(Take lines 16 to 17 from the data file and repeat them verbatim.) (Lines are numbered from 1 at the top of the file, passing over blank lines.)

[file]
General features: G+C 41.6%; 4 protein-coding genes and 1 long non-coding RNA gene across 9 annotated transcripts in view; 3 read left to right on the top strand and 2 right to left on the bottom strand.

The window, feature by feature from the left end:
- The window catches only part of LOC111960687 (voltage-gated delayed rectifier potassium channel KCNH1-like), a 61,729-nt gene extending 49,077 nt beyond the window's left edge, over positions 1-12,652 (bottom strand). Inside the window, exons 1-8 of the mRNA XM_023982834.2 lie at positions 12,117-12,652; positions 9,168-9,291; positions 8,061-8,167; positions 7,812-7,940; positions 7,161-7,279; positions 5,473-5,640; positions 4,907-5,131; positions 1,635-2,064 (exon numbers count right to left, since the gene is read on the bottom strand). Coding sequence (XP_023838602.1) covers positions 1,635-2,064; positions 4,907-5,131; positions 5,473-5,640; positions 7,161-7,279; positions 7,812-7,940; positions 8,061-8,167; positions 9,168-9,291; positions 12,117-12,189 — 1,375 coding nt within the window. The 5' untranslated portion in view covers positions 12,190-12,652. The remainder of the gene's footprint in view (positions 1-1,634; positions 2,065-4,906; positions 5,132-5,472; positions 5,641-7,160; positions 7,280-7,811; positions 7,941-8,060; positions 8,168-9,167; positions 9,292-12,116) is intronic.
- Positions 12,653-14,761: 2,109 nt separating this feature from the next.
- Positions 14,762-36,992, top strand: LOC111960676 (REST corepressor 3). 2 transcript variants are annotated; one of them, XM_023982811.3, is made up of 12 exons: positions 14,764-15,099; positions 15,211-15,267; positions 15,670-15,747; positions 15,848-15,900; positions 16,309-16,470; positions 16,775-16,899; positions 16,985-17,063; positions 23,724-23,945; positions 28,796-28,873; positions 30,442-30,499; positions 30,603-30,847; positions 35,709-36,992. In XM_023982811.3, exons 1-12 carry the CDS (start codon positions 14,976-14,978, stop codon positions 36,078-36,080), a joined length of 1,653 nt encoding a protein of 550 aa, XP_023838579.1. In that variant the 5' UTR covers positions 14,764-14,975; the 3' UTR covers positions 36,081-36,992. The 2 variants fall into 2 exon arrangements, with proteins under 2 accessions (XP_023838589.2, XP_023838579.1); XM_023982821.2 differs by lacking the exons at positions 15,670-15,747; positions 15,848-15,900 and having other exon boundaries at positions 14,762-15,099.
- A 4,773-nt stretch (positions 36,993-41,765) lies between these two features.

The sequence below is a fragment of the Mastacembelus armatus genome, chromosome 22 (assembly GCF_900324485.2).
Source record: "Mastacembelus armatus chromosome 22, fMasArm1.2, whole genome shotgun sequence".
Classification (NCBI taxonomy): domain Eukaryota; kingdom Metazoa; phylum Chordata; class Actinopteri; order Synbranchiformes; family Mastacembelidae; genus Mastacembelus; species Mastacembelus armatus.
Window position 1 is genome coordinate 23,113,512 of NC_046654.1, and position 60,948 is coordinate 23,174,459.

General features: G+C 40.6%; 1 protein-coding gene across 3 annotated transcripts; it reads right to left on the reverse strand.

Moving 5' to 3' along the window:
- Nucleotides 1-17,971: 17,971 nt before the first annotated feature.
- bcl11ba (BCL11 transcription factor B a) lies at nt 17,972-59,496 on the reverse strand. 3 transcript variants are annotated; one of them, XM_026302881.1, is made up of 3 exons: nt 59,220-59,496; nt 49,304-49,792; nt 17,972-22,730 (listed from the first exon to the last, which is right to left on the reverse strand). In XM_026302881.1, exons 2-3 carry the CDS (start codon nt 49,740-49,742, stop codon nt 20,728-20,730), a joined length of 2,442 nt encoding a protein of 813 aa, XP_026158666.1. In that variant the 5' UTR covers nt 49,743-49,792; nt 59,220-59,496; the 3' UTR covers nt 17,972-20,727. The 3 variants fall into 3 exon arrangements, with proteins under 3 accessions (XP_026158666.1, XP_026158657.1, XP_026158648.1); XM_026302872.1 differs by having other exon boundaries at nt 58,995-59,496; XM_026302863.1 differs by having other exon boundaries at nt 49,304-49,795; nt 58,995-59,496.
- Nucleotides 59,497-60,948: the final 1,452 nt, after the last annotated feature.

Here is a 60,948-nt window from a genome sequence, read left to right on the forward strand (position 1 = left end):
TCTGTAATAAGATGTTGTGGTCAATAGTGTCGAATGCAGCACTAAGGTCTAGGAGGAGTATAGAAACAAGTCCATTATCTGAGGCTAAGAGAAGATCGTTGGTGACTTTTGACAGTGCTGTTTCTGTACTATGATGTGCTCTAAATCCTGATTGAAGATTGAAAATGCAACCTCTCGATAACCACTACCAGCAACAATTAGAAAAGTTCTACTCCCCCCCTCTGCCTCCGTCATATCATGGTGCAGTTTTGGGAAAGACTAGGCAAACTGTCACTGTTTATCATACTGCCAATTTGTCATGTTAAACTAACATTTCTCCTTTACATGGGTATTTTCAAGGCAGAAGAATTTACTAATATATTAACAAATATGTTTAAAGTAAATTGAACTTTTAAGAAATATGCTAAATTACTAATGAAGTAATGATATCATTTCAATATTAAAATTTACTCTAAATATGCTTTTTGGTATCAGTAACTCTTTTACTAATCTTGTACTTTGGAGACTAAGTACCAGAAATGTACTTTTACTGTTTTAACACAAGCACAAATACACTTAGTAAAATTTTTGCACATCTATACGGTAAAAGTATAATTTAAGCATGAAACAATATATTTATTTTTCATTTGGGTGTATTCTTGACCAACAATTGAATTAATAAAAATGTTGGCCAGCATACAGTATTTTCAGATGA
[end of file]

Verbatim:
Here is a 60,948-nt window from a genome sequence, read left to right on the forward strand (position 1 = left end):
TCTGTAATAAGATGTTGTGGTCAATAGTGTCGAATGCAGCACTAAGGTCTAGGAGGAGTATAGAAACAAGTCCATTATCTGAGGCTAAGAGAAGATCGTTGGTGACTTTTGACAGTGCTGTTTCTGTACTATGATGTGCTCTAAATCCTGATTGAAGATTGAAAATGCAACCTCTCGATAACCACTACCAGCAACAATTAGAAAAGTTCTACTCCCCCCCTCTGCCTCCGTCATATCATGGTGCAGTTTTGGGAAAGACTAGGCAAACTGTCACTGTTTATCATACTGCCAATTTGTCATGTTAAACTAACATTTCTCCTTTACATGGGTATTTTCAAGGCAGAAGAATTTACTAATATATTAACAAATATGTTTAAAGTAAATTGAACTTTTAAGAAATATGCTAAATTACTAATGAAGTAATGATATCATTTCAATATTAAAATTTACTCTAAATATGCTTTTTGGTATCAGTAACTCTTTTACTAATCTTGTACTTTGGAGACTAAGTACCAGAAATGTACTTTTACTGTTTTAACACAAGCACAAATACACTTAGTAAAATTTTTGCACATCTATACGGTAAAAGTATAATTTAAGCATGAAACAATATATTTATTTTTCATTTGGGTGTATTCTTGACCAACAATTGAATTAATAAAAATGTTGGCCAGCATACAGTATTTTCAGATGA